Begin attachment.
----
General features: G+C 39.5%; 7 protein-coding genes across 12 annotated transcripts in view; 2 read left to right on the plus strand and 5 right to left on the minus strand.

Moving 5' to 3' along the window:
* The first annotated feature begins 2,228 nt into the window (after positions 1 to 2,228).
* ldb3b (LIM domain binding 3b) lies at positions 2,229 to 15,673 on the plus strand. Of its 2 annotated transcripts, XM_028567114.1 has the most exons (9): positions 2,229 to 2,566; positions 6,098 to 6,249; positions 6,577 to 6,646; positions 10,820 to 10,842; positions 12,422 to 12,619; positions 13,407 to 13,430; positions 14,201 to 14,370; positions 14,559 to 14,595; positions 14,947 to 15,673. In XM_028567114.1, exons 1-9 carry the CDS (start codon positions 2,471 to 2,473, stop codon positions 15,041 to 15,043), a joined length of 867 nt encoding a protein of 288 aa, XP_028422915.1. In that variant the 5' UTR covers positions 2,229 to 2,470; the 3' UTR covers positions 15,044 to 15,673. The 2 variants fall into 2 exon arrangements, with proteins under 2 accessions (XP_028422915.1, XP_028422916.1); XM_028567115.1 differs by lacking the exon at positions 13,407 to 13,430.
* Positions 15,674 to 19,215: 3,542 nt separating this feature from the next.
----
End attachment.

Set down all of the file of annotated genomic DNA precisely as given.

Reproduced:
General features: G+C 39.5%; 7 protein-coding genes across 12 annotated transcripts in view; 2 read left to right on the plus strand and 5 right to left on the minus strand.

Moving 5' to 3' along the window:
* The first annotated feature begins 2,228 nt into the window (after positions 1 to 2,228).
* ldb3b (LIM domain binding 3b) lies at positions 2,229 to 15,673 on the plus strand. Of its 2 annotated transcripts, XM_028567114.1 has the most exons (9): positions 2,229 to 2,566; positions 6,098 to 6,249; positions 6,577 to 6,646; positions 10,820 to 10,842; positions 12,422 to 12,619; positions 13,407 to 13,430; positions 14,201 to 14,370; positions 14,559 to 14,595; positions 14,947 to 15,673. In XM_028567114.1, exons 1-9 carry the CDS (start codon positions 2,471 to 2,473, stop codon positions 15,041 to 15,043), a joined length of 867 nt encoding a protein of 288 aa, XP_028422915.1. In that variant the 5' UTR covers positions 2,229 to 2,470; the 3' UTR covers positions 15,044 to 15,673. The 2 variants fall into 2 exon arrangements, with proteins under 2 accessions (XP_028422915.1, XP_028422916.1); XM_028567115.1 differs by lacking the exon at positions 13,407 to 13,430.
* Positions 15,674 to 19,215: 3,542 nt separating this feature from the next.